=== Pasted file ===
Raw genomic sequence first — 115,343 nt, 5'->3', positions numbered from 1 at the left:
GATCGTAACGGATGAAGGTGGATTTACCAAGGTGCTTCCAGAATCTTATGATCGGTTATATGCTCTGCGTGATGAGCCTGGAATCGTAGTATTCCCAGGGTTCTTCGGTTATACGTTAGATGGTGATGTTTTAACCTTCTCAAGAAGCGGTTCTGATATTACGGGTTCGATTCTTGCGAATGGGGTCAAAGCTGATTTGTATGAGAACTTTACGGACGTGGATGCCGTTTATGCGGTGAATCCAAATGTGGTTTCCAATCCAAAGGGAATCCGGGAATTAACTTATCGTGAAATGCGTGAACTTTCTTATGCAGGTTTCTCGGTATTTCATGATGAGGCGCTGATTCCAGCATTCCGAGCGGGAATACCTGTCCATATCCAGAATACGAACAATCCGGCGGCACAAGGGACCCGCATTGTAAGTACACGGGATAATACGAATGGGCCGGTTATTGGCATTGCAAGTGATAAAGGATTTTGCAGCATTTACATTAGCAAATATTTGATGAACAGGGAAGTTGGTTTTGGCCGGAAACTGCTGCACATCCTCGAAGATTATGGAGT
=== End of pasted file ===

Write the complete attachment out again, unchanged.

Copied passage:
Raw genomic sequence first — 115,343 nt, 5'->3', positions numbered from 1 at the left:
GATCGTAACGGATGAAGGTGGATTTACCAAGGTGCTTCCAGAATCTTATGATCGGTTATATGCTCTGCGTGATGAGCCTGGAATCGTAGTATTCCCAGGGTTCTTCGGTTATACGTTAGATGGTGATGTTTTAACCTTCTCAAGAAGCGGTTCTGATATTACGGGTTCGATTCTTGCGAATGGGGTCAAAGCTGATTTGTATGAGAACTTTACGGACGTGGATGCCGTTTATGCGGTGAATCCAAATGTGGTTTCCAATCCAAAGGGAATCCGGGAATTAACTTATCGTGAAATGCGTGAACTTTCTTATGCAGGTTTCTCGGTATTTCATGATGAGGCGCTGATTCCAGCATTCCGAGCGGGAATACCTGTCCATATCCAGAATACGAACAATCCGGCGGCACAAGGGACCCGCATTGTAAGTACACGGGATAATACGAATGGGCCGGTTATTGGCATTGCAAGTGATAAAGGATTTTGCAGCATTTACATTAGCAAATATTTGATGAACAGGGAAGTTGGTTTTGGCCGGAAACTGCTGCACATCCTCGAAGATTATGGAGT